The Day following, just after we had passed a Place called the Murdering-Town (where we intended to quit the Path, and steer across the Country for Shannapins Town) we fell in with a Party of French Indians, who had lain in Wait for us. One of them fired at Mr. Gist or me, not 15 steps off, but fortunately missed. We took this Fellow into Custody, and kept him till about 9 o’clock at Night; Then let him go, and walked all the remaining Part of the Night without making any Stop; that we might get the Start, so far, as to be out of the Reach of their Pursuit the next Day, since we were well assured they would follow our Tract as soon as it was light. The next Day we continued travelling till quite dark, and got to the River about two Miles above Shannapins. We expected to have found the River frozen, but it was not, only about 50 Yards from each Shore; The Ice I suppose had broken up above, for it was driving in vast Quantities.1
There was no Way for getting over but on a Raft; Which we set about with but one poor Hatchet, and finished just after Sun-setting. This was a whole Day’s Work. Then set off; But before we were Half Way over, we were jammed in the Ice, in such a Manner that we expected every Moment our Raft to sink, and ourselves to perish. I put-out my setting Pole to try to stop the Raft, that the Ice might pass by; when the Rapidity of the Stream threw it with so much Violence against the Pole, that it jerked me out into ten Feet Water: but I fortunately saved myself by catching hold of one of the Raft Logs. Notwithstanding all our Efforts we could not get the Raft to either Shore; but were obliged, as we were near an Island, to quit our Raft and make to it.
The Cold was so extremely severe, that Mr. Gist had all his Fingers, and some of his Toes frozen; but the water was shut up so hard, that we found no Difficulty in getting-off the Island, on the Ice, in the Morning, and went to Mr. Frazier’s. We met here with 20 Warriors who were going to the Southward to War, but coming to a Place upon the Head of the great Kunnaway, where they found seven People killed and scalped (all but one Woman with very light Hair) they turned about and ran back for fear the Inhabitants should rise and take them as the Authors of the Murder. They report that the Bodies were lying about the House, and some of them much torn and eaten by Hogs. By the Marks which were left, they say they were French Indians of the Ottaway Nation, &c., who did it.
As we intended to take Horses here, and it required some Time to find them, I went-up about three Miles to the Mouth of Yaughyaughane to visit Queen Aliquippa, who had expressed great Concern that we passed her in going to the Fort. I made her a Present of a Matchcoat and a Bottle of Rum; which latter was thought much the best Present of the Two.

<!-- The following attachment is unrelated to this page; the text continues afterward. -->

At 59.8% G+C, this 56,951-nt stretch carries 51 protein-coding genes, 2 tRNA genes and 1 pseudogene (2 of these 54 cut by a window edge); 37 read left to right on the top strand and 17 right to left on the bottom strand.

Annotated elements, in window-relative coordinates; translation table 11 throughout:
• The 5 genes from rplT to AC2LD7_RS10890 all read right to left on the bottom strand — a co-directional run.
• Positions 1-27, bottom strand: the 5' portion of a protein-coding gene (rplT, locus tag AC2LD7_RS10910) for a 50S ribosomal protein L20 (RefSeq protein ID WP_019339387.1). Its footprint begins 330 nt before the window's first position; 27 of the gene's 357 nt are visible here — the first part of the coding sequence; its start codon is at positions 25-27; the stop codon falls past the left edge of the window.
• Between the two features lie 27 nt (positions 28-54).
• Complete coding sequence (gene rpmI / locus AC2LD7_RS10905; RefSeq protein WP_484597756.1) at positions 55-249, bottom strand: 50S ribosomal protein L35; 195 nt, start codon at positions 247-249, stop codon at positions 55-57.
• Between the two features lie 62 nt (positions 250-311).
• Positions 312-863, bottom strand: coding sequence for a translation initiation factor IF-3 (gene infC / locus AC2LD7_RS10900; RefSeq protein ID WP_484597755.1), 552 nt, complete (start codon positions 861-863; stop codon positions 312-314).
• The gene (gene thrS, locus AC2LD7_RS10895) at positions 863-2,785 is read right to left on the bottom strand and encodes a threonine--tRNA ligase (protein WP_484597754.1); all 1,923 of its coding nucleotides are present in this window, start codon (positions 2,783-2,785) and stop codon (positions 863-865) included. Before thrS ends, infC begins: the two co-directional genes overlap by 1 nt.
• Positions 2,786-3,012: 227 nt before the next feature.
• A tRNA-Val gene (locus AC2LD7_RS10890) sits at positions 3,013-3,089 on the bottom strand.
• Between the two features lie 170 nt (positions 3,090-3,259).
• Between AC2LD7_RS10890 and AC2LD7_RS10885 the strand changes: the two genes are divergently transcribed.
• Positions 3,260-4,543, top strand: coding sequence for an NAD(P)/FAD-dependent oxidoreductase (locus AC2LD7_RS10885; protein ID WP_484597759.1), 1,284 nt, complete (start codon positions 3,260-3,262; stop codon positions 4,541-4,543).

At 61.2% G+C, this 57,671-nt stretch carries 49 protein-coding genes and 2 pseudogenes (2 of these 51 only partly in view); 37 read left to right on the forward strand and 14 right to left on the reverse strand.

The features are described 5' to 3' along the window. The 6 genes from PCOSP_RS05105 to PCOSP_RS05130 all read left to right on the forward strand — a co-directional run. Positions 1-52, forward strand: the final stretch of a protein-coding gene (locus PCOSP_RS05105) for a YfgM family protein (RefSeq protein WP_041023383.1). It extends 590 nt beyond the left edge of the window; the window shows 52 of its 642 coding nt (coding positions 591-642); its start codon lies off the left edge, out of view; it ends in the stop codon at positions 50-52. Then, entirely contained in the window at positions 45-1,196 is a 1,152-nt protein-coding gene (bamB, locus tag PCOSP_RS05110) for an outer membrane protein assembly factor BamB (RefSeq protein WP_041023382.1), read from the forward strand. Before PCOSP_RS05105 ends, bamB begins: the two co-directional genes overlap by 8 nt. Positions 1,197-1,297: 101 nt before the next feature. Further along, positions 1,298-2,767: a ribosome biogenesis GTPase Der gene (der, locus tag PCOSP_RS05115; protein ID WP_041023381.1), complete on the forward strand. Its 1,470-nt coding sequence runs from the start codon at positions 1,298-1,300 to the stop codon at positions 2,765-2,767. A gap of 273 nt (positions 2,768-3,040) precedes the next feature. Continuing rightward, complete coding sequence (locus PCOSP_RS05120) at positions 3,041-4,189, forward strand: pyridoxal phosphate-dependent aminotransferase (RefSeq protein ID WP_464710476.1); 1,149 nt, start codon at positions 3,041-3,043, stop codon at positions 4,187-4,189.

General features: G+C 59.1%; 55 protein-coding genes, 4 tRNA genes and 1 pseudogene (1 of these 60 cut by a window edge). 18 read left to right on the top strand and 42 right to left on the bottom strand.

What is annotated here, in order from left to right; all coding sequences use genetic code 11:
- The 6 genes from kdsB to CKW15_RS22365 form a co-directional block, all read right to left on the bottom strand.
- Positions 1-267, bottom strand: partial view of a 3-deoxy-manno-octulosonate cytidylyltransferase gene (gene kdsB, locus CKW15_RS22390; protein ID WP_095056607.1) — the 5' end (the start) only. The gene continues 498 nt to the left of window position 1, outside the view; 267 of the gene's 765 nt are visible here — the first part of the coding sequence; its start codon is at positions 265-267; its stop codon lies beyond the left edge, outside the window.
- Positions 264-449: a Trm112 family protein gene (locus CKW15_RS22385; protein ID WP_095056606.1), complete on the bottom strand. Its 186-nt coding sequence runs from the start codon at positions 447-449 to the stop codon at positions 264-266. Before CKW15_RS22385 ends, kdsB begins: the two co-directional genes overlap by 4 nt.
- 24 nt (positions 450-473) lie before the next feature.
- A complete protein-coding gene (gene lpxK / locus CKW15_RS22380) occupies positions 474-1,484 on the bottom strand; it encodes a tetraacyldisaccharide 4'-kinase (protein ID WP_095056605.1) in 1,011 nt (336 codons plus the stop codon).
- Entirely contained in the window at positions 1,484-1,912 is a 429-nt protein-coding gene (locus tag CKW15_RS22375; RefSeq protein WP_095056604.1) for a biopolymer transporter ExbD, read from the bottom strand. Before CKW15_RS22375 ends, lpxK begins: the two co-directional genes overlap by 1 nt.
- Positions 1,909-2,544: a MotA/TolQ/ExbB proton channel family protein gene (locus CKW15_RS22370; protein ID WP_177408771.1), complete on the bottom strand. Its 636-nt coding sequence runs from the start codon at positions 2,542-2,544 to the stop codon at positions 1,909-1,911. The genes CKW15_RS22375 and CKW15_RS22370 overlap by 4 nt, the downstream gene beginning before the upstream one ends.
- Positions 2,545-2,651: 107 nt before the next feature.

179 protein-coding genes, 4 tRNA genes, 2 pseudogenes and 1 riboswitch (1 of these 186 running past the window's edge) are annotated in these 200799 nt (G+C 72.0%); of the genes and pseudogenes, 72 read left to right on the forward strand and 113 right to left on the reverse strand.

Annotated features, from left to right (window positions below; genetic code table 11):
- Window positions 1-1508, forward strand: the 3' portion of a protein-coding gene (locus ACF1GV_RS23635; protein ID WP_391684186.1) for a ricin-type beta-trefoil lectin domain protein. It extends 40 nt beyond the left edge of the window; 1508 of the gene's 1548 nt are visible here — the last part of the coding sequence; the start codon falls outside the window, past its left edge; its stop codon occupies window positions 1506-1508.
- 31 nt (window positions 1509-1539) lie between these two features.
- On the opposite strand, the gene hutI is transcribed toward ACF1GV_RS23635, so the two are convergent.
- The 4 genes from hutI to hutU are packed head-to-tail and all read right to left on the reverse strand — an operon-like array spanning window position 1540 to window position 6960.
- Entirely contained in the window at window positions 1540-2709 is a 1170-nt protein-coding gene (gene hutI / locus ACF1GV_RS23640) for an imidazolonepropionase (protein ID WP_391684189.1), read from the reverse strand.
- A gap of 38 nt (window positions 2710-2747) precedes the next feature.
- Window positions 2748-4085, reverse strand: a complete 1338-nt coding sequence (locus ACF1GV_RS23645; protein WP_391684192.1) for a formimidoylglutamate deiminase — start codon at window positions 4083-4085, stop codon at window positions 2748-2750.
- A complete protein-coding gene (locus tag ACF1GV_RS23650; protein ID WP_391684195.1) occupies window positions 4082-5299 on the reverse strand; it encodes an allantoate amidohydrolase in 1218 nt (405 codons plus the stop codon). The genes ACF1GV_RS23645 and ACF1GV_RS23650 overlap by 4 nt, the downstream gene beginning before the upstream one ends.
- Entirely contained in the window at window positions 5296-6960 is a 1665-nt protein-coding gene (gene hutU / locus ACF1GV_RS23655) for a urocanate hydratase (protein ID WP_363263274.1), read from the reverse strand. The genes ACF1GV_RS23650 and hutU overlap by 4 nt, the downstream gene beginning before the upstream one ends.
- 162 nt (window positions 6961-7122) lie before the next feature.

Tuesday the 1st Day of January, we left Mr. Frazier’s House,1 and arrived at Mr. Gist’s at Monongahela the 2d, where I bought a Horse, Saddle, etc: the 6th we met 17 Horses loaded with Materials and Stores, for a Fort at the Forks of Ohio, and the Day after some Families going out to settle: This Day we arrived at Wills Creek, after as fatiguing a Journey as it is possible to conceive, rendered so by excessive bad Weather. From the first Day of December to the 15th, there was but one Day on which it did not rain or snow incessantly: and throughout the whole Journey we met with nothing but one continued Series of cold wet Weather, which occasioned very uncomfortable Lodgings: especially after we had quitted our Tent, which was some Screen from the Inclemency of it.
On the 11th I got to Belvoir: where I stopped one Day to take necessary Rest; and then set out and arrived in Williamsburgh the 16th; when I waited upon his Honour the Governor with the Letter I had brought from the French Commandant; and to give an Account of the Success of my Proceedings. This I beg leave to do by offering the foregoing Narrative as it contains the most remarkable Occurrences which happened in my Journey.
I hope what has been said will be sufficient to make your Honour satisfied with my Conduct; for that was my Aim in undertaking the Journey, and chief Study throughout the Prosecution of it.1
[1 ]Holdernesse to Governors, August 28, 1753.
[1 ]The original edition of this Journal, printed in 1754 by William Hunter at Williamsburg, is extremely rare, “so rare (according to Mr. Field) that but two copies are known to exist.” Mr. Brinley, of Hartford, possessed a copy that originally belonged to Mr. Rich. Peters, and it was sold in 1880, at the dispersion of his library, for $560. An English edition was published by T. Jefferys in London in 1754, and it is from that edition that the following reprint has been made.